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by Swoo 

Posted: 02 December 2006
Word Count: 73
Summary: still struggling with this one
Related Works: Cheater • I am held in the teeth of a lie • Kate • My Girlfriend Exploded • River • Sally • 

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Then we looked up
it was a sky thick with witches

our sweat cooled, cool salt, licks of rocks and old potions.
Our hands done with, finished, our smiles
sweet as pumpkins, carved into our skins.

The moon curved and dark things
hid in webs.

Where are you now? Your tongue has left a trail,
white pebbles in the woods, but you are
not here and there is no-one in the sugar house.

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Comments by other Members

Tina at 08:34 on 29 December 2006  Report this post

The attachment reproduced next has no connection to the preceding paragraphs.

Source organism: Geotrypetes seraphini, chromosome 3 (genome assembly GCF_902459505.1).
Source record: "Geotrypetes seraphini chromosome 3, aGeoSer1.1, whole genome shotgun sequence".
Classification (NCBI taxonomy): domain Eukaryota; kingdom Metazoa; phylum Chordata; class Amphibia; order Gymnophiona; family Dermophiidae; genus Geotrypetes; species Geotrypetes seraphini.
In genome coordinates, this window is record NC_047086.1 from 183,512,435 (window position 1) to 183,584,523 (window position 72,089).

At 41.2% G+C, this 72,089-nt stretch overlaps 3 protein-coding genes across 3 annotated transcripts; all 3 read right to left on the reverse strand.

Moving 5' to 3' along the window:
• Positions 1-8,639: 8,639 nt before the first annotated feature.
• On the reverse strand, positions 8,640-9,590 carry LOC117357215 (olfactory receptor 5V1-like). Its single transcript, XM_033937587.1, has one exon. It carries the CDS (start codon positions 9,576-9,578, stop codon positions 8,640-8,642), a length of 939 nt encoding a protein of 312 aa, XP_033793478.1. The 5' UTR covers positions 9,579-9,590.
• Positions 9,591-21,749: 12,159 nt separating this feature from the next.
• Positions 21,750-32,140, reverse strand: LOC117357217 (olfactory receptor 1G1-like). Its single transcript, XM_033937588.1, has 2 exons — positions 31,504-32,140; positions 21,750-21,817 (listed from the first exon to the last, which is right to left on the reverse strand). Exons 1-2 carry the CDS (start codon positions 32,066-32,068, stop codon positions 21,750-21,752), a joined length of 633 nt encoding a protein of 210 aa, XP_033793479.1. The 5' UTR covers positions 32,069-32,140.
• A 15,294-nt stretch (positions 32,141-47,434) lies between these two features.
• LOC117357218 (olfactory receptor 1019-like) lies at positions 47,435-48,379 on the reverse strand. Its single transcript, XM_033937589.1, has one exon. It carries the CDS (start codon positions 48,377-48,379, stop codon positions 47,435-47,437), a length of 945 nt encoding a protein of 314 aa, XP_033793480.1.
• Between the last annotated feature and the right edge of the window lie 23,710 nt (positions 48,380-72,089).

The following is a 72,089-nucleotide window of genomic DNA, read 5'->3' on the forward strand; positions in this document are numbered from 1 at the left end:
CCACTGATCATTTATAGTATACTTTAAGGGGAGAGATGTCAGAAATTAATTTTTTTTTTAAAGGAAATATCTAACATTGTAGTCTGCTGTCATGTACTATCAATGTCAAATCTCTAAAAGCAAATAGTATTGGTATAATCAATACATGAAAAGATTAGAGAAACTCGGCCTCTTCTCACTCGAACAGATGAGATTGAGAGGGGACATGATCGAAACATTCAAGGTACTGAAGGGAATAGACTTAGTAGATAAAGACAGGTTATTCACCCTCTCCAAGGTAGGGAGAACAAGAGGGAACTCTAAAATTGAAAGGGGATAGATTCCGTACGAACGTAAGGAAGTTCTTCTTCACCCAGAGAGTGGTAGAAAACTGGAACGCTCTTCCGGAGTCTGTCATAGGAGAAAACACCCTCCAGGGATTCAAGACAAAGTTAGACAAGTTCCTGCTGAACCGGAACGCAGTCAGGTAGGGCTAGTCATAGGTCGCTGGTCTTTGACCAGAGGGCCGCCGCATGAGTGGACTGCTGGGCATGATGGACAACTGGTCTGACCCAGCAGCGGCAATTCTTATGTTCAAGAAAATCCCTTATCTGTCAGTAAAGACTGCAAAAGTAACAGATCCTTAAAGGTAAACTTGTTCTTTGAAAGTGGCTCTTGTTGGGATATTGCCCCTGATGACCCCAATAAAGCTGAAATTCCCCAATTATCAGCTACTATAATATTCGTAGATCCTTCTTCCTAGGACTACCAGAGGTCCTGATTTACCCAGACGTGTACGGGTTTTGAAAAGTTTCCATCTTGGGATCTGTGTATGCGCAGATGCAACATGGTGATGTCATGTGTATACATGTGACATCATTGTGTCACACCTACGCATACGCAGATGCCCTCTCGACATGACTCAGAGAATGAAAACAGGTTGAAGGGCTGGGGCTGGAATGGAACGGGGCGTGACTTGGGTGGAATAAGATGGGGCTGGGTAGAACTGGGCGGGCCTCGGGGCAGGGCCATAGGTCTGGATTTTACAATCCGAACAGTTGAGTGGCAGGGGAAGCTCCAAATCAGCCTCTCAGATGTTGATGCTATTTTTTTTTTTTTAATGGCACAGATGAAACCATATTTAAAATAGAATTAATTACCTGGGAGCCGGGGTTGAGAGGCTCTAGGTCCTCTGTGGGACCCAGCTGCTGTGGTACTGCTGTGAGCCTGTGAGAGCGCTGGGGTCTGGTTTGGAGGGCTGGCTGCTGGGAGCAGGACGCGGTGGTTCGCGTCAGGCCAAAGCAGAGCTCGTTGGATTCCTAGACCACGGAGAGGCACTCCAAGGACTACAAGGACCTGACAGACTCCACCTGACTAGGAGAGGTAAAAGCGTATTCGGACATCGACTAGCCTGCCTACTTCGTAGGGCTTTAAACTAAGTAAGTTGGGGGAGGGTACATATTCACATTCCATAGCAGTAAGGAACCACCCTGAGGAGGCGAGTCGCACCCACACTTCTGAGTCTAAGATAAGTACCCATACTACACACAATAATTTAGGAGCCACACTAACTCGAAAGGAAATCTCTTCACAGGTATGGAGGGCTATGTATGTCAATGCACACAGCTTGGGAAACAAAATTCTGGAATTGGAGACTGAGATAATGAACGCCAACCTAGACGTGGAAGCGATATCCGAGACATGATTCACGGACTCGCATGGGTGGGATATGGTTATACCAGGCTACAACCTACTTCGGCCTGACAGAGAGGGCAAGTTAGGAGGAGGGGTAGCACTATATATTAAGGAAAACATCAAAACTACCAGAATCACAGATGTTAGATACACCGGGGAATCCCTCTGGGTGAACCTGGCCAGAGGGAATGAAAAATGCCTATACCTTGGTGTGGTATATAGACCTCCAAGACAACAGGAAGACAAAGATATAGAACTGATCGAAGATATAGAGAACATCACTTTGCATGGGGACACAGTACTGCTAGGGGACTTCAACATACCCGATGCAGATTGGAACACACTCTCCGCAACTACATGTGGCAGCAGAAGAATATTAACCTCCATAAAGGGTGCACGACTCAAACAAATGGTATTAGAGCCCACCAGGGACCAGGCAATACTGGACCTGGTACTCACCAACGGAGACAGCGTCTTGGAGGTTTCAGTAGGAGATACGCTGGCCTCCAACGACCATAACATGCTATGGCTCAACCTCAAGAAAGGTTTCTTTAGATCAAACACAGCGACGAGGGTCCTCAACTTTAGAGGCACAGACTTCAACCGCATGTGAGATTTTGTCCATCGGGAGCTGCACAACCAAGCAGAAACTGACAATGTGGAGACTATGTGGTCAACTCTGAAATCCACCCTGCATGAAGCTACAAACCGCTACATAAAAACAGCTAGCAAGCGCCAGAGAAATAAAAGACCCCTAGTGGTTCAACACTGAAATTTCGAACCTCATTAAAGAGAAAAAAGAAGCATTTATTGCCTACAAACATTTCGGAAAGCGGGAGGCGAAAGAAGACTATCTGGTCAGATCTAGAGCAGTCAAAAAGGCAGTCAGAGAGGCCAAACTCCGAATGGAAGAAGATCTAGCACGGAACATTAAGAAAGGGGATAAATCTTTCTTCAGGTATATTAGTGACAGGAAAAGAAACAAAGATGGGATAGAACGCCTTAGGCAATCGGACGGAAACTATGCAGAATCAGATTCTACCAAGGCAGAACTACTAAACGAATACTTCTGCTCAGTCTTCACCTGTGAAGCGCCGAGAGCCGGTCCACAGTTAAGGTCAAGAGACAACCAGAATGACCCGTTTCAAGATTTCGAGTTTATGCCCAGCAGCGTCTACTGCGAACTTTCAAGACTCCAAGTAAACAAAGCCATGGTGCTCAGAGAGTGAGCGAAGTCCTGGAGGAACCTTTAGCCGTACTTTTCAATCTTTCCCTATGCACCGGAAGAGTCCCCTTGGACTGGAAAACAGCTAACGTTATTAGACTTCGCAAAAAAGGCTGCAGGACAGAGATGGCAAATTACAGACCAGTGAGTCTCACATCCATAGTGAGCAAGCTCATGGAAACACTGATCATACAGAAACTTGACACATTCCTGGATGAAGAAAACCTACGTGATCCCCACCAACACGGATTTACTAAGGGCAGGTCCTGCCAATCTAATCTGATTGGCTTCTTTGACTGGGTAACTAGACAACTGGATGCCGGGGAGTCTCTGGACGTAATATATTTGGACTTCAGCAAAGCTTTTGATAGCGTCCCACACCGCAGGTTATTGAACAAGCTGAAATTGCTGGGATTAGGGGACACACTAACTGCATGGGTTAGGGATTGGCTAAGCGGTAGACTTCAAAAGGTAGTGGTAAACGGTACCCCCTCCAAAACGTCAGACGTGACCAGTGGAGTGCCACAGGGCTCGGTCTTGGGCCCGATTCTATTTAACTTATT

Hello Swoo

I am intrigued by this (please excuse very late posting but work work work you know!)

I have written a number of 'dark fairy tale' poems is this one of those or I am reading the wrong Hansel and Gretel messages in:

[quote]white pebbles in the woods, .... and there is no-one in the sugar house.[quote]

I really really liked:

[quote] The moon curved and dark things
hid in webs.[quote]

I think this has a great begiining and some wonderful images but maybe - for me anyway - we need a bit more information to get ourselves to the end of the story.

Many thanks I enjoyed this

Swoo at 14:02 on 29 December 2006  Report this post
Thanks Tina, I appreciate your comments. You're right - it feels unfinished/underwritten to me, too, but I've reached a sticking point and can't move on with it. The Hansel and Gretel/fairy-tale references are deliberate - I'm fascinated by the darkness and sinister images in children's (my childhood's)stories - and want to somehow use those fears to reference adult feelings of lust/abandonment/confusion. Still some way to go though!

Tina at 20:02 on 29 December 2006  Report this post
Swoo you might be interested to read my poem Hansels Story written earlier this year! I too am interested in similar themes to you it seems - oooooohhhhhh spoooooky!